April 9, 2014

A Novel and A Detective Story

This blog is devoted to crime and mystery fiction, but the novel I wish to discuss this month is not a mystery. The Bondwoman’s Narrative is the story of one woman’s escape from slavery. The discovery of the novel and the efforts of several scholars to identify the author is a literary detective story as exciting as the novel.

Discussion of this fascinating novel is difficult because it requires close reading to examine the strengths and weaknesses of plot and characterization and the historical context. So, I discuss it only briefly. Furthermore, the effort of scholars to verify the author’s identity is a literary detective story deserving its own critical analysis. For an in-depth discussion of the book, read Paul Berman’s brilliant and illuminating essay “The True Story of American’s First Black Female Slave Novelist” on the New Republic website.

The Bondwoman’s Narrative was published in 2002 by Warner Books and edited with introduction by Professor Henry Louis Gates, Jr. chair of the Afro-American Studies Department at Harvard University. His discovery of the unpublished manuscript in the Swann Galleries catalogue was exciting because “Holograph, or handwritten, manuscripts by blacks in the nineteenth century are exceedingly rare….” The manuscript had never been edited by a professional editor or mediated by a white person as many of the fictional and nonfictional slave narratives were. If he could authenticate the manuscript and confirm the author’s identity, The Bondwoman’s Narrative would prove to be the first novel written by a former female slave in the United States.

The Bondwoman’s Narrative by Hannah Crafts: A Fugitive Slave Recently Escaped from North Carolina is the full handwritten title on the first page of this important black sentimental novel. As does many fictional and nonfictional slave narratives, it depicts the evils of slavery. Hannah, the literate narrator/ protagonist, tells the story of her escape from a plantation in Virginia, her capture and resale to the Wheelers in North Carolina, and finally her escape to New Jersey. Aunt Hetty an old white woman who lived near the plantation where Hannah grew up defied the law and taught her to read. Like many slaves who learned to read and write, Hannah knows the Bible and begins each chapter with a biblical epigraph.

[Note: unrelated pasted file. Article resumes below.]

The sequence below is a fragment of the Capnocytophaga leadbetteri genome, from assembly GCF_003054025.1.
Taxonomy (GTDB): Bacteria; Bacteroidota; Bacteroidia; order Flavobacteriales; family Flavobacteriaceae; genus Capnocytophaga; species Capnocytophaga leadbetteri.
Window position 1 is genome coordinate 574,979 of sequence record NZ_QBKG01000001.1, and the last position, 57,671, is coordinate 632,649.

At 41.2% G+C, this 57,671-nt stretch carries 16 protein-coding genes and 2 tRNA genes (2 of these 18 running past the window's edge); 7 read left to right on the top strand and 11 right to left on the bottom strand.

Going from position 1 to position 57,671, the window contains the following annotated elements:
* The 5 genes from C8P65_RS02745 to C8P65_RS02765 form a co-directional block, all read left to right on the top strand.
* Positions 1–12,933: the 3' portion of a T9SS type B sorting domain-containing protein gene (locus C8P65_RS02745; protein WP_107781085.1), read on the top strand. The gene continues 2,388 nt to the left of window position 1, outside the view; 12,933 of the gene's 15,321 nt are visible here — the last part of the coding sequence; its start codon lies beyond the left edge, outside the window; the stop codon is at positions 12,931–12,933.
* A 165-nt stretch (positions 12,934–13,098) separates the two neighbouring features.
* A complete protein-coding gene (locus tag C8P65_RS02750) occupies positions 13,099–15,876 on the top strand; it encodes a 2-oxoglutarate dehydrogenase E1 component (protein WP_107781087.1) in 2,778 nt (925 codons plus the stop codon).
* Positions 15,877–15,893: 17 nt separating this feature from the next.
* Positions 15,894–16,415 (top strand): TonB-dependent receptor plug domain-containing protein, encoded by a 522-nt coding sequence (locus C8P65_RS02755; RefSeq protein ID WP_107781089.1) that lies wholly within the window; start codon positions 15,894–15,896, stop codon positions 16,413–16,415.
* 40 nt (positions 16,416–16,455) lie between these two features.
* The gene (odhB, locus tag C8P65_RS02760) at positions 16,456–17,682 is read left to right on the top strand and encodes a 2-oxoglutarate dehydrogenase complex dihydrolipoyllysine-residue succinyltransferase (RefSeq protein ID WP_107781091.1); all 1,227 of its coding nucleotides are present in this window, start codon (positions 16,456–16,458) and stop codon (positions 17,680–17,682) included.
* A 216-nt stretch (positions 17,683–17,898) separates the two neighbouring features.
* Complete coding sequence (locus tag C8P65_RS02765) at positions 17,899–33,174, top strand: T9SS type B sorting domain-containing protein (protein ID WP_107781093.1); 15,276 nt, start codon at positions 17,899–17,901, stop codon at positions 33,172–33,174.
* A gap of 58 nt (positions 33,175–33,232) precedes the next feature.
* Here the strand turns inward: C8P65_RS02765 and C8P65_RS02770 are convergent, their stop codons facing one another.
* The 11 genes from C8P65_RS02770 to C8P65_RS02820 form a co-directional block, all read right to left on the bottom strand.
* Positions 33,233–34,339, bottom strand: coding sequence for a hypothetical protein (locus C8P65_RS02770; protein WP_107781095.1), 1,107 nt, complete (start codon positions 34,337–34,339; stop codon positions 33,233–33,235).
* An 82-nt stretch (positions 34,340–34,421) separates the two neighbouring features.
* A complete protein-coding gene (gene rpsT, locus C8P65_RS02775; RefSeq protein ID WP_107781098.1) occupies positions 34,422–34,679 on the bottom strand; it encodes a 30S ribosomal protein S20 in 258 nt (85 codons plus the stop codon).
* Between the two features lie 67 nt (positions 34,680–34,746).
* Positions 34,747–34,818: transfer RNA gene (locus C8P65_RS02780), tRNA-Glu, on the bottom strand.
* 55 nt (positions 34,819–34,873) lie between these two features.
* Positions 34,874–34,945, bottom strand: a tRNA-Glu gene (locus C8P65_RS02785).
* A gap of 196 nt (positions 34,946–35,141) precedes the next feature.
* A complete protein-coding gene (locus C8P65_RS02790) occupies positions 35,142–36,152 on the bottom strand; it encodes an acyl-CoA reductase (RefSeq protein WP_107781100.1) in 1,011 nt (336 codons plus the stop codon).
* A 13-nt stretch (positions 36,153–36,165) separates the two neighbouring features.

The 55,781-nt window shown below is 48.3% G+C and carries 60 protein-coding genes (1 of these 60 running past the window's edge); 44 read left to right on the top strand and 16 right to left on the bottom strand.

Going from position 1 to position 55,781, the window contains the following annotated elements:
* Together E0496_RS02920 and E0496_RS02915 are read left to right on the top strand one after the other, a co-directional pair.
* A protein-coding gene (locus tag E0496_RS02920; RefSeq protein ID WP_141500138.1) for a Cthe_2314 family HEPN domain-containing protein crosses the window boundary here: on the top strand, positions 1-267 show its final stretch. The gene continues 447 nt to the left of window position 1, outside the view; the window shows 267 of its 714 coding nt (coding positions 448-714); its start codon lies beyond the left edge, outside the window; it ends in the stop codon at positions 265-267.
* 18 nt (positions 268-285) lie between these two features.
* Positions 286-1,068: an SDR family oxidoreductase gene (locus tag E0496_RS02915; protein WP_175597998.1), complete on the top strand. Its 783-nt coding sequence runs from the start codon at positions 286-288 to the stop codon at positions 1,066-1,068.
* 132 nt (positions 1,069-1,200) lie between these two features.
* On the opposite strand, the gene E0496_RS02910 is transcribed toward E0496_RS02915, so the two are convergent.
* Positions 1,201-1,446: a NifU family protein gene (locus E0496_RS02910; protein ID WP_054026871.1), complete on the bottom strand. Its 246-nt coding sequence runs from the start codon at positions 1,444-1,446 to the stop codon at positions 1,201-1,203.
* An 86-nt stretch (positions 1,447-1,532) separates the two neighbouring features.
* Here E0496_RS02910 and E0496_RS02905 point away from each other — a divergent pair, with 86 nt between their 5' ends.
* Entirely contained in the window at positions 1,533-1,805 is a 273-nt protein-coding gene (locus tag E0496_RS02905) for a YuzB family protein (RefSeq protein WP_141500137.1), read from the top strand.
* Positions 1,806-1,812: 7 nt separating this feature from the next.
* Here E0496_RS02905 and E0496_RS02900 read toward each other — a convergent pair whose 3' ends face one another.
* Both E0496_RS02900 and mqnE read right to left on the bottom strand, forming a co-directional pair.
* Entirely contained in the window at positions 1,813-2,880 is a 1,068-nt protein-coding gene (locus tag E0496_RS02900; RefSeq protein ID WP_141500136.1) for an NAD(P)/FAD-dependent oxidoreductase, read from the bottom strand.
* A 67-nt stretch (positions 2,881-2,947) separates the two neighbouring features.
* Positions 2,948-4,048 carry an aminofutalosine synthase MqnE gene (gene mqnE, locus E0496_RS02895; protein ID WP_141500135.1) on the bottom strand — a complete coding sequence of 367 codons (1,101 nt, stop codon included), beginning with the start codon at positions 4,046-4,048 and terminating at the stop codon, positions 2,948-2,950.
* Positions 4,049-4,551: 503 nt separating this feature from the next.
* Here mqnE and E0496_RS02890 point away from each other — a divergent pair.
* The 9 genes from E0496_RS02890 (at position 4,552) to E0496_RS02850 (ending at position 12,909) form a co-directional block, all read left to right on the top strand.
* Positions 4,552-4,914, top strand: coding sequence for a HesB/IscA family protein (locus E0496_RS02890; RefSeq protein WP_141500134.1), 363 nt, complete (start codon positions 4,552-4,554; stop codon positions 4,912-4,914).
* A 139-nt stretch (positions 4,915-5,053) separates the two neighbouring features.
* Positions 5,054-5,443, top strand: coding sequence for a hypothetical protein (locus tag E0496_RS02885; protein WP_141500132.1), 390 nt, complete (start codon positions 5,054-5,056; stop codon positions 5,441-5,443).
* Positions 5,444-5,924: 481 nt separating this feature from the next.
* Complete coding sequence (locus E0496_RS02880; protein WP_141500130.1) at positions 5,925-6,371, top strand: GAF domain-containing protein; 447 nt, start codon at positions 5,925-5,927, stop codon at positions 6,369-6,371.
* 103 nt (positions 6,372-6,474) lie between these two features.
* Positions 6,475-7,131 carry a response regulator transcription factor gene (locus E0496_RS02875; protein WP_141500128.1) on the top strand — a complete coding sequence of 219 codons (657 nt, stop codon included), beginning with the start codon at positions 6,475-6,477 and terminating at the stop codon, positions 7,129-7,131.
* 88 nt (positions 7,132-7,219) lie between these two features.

Hannah seemingly accepts her condition as a slave: “’I am a slave’ thus my thoughts would run. ‘I can never be great; I cannot hold an elevated position, but I can do my duty, and be kind in the sure and certain hope of eternal reward.[‘]”.  She is also a perceptive observer of people:  Instead of books,” she “studied faces and characters, and arrived at conclusions by a sort of sagacity that closely approximated to the unerring certainty of animal instinct.” This talent for wearing the masks to conceal her feelings and thoughts from the masters, which many slaves learned, allows her to adjust to the different circumstances in which she finds herself. When the mask no longer works, she realizes it’s time to again make a try for freedom.

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The former slave clearly mastered the techniques of novel writing that made her an outstanding storyteller. She reveals the effects of slavery on master and slave, especially how supposedly kind masters supported the peculiar institution. In the preface she asks, “Have I succeeded in showing how it blights the happiness of the white as well as the black race?” My reply is a resounding yes.

Experts in ink and paper helped Professor Gates establish that the novel was written in the 1850s. His examination of the prose showed that the author was familiar with and borrowed from Jane Eyre and Bleak House. Unfortunately, he was unable to establish her identity. The story of the discovery of the novel is in itself as exciting as the novel, but even more exciting is the mystery of the author’s identity. Once the novel was authenticated, the literary detectives went to work to solve the mystery: who was Hannah Crafts?

An article in the New York Times dated September 18, 2013, claims that, 12 years after Professor Gates found the novel, Professor Gregg Hecimovich, chairman of the English Department at Winthrop University in Rock Hill South Carolina, had found additional evidence that revealed the author was named Hannah Bond, a slave on the plantation of John Hill Wheeler in North Carolina. Professor Hecimovich planned to publish his discovery in a book titled The Life and Times of Hannah Crafts.

If you are interested in African American literature, read The Bondwoman’s Narrative and the efforts to identify the author. You will not be disappointed.

The novel is certainly not a mystery, but the subject, slavery, was a national crime.

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